Movetis Releases New Data That Support Prucalopride's Favourable And Differentiated Efficacy And Cardiovascular Safety Profile
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Data from 7 prucalopride trials are being presented at the Digestive Disease Week (DDW) in Chicago. They confirm the consistent and predictable efficacy of prucalopride across different patient groups and add more evidence to its favourable cardiovascular and overall safety profile. The data also support the longer term efficacy of the drug in adults and elderly with chronic constipation (cc) and demonstrate a significant improvement in Quality of Life (QOL) across different trials. These data are part of the extensive prucalopride dataset (83 clinical trials) that is currently under review by the European health authorities.
The results from two randomized, double-blind, placebo controlled, cross-over safety trials that investigated the cardiovascular safety of prucalopride in 56 healthy subjects showed no clinically relevant differences in blood pressure and heart rhythm between treatment groups. Furthermore, extensive ECG monitoring did not reveal any significant findings on specific QT related endpoints. Lieve Vandeplassche, VP clinical development at Movetis and author of the abstract concluded: "This data is reassuring with regard to the lack of significant QT effects, even up to repeated supratherapeutic doses of 20mg daily, which is 10 times the recommended dose."
At the congress Prof Michael Camilleri, MD, USA, presented data from a long term follow-up study with prucalopride that support both efficacy (expressed as overall patient satisfaction with bowel movements) and a favourable safety profile are maintained during treatment for up to 24 months. The same author presented data from a double-blind, placebo-controlled study which evaluated the safety and tolerability of prucalopride in frail constipated elderly patients in nursing homes. He concluded that prucalopride up to 2mg once daily for a 4 week treatment period showed a good safety profile and was well tolerated by these constipated elderly of which the vast majority had underlying cardiovascular diseases. No differences versus placebo were noted during continuous measurement of both a variety of general cardiovascular and specific pro-arrhythmogenic or QT endpoints.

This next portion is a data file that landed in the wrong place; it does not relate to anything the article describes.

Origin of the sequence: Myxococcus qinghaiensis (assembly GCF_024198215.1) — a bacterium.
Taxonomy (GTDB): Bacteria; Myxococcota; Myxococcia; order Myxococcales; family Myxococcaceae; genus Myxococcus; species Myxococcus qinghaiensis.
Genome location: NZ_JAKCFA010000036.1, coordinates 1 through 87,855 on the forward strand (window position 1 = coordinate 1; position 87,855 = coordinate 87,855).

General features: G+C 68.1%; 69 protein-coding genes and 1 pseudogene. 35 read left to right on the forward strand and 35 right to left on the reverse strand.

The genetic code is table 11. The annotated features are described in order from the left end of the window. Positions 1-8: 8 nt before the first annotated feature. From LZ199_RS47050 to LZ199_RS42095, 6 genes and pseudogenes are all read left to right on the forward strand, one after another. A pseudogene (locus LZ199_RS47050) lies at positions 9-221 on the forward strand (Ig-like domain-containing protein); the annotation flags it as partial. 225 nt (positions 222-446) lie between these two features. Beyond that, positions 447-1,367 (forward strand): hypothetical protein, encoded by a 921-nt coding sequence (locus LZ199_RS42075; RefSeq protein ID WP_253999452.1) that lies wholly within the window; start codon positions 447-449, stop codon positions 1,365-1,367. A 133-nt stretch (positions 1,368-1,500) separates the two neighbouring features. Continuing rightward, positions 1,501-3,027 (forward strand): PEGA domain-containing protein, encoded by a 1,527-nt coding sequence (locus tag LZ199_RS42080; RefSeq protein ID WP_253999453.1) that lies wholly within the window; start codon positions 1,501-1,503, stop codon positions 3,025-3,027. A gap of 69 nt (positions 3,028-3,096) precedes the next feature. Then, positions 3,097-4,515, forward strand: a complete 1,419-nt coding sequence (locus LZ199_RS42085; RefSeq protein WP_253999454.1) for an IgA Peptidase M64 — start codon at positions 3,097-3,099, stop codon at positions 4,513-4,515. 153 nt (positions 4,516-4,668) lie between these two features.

Prof Dr Jan Tack from the University Hospital Gasthuisberg in Leuven authored an abstract that investigated the effect of prucalopride on health related QOL. The data showed that 36.5% of patients (of which the majority was dissatisfied with previous laxative treatment and had a long standing history of severe constipation) had an improvement of more than or equal to 1 point on the validated PAC-QOL scale at the recommended 2mg dose of prucalopride compared to 18.6% of placebo patients.
On the data presented at DDW, Dirk Reyn, CEO of Movetis, commented: "The seven studies presented at DDW are part of what is undoubtedly one of the most extensive product dataset available in chronic constipation. The efficacy, safety, tolerability and QOL data itself confirm that prucalopride is a promising new drug for a patient population in need of new treatment alternatives. Especially the 2 specifically designed QT studies and the cardiovascular (CV) safety study in frail elderly, provide reassuring evidence in support of a more favourable and different CV safety profile of prucalopride versus any of the older prokinetic drugs."
Prucalopride is the first compound of a new class of highly selective serotonin (5HT4) receptor agonists with strong enterokinetic activity especially on the colon. It is indicated for the treatment of chronic constipation in adults and elderly for whom laxatives provide inadequate relief. Prucalopride is currently under review by the European Medicines Evaluation Agency (EMEA) and Swissmedic.
The drug has been tested in 2752 patients (including elderly) in double-blind randomized placebo-controlled studies up to 12 weeks of treatment. Patients included in three identically designed pivotal phase III studies showed a baseline value of <0.5 spontaneous complete bowel movements (SCBM)/week in the drug-free 2 weeks run-in period and showed an average history of 20 years of chronic constipation.
In contrast to laxatives, prucalopride triggers a physiological and peristaltic reflex in the colon through stimulation of the 5HT4-receptors on the intramural nerves. This accelerates overall transit along the GI tract, induces colonic mass movement and significantly enhances colonic emptying. Prucalopride stimulates normal bowel function by specifically targeting the underlying impaired motility and as a result it alleviates a broad range of chronic constipation symptoms and improves patient satisfaction.
 Cardiovascular safety of prucalopride in healthy subjects: results from two randomized, double-blind, placebo-controlled, cross-over trials. Authors: Malcolm J. Boyce; RenĂ Kerstens; Greet Beyens; Jannie Ausma; Lieve Vandeplassche.
 Long-term follow-up of safety and satisfaction with bowel function in response to oral prucalopride in patients with chronic constipation. Authors: Michael Camilleri; Greet Beyens; RenĂ Kerstens; Lieve Vandeplassche.
 A Double-Blind, Placebo-Controlled Trial to Evaluate the Safety and Tolerability of Prucalopride Oral Solution in Constipated Elderly Patients Living in a Nursing Facility. Authors: Michael Camilleri; RenĂ Kerstens; Greet Beyens; Patricia Robinson; Lieve Vandeplassche.
 PAC-QOL results from 3 identical randomized placebo-controlled trials with prucalopride in patients with severe chronic constipation. Authors: Jan Tack;Dominique Dubois; RenĂ Kerstens; Greet Beyens; Lieve Vandeplassche; Jannie Ausma.
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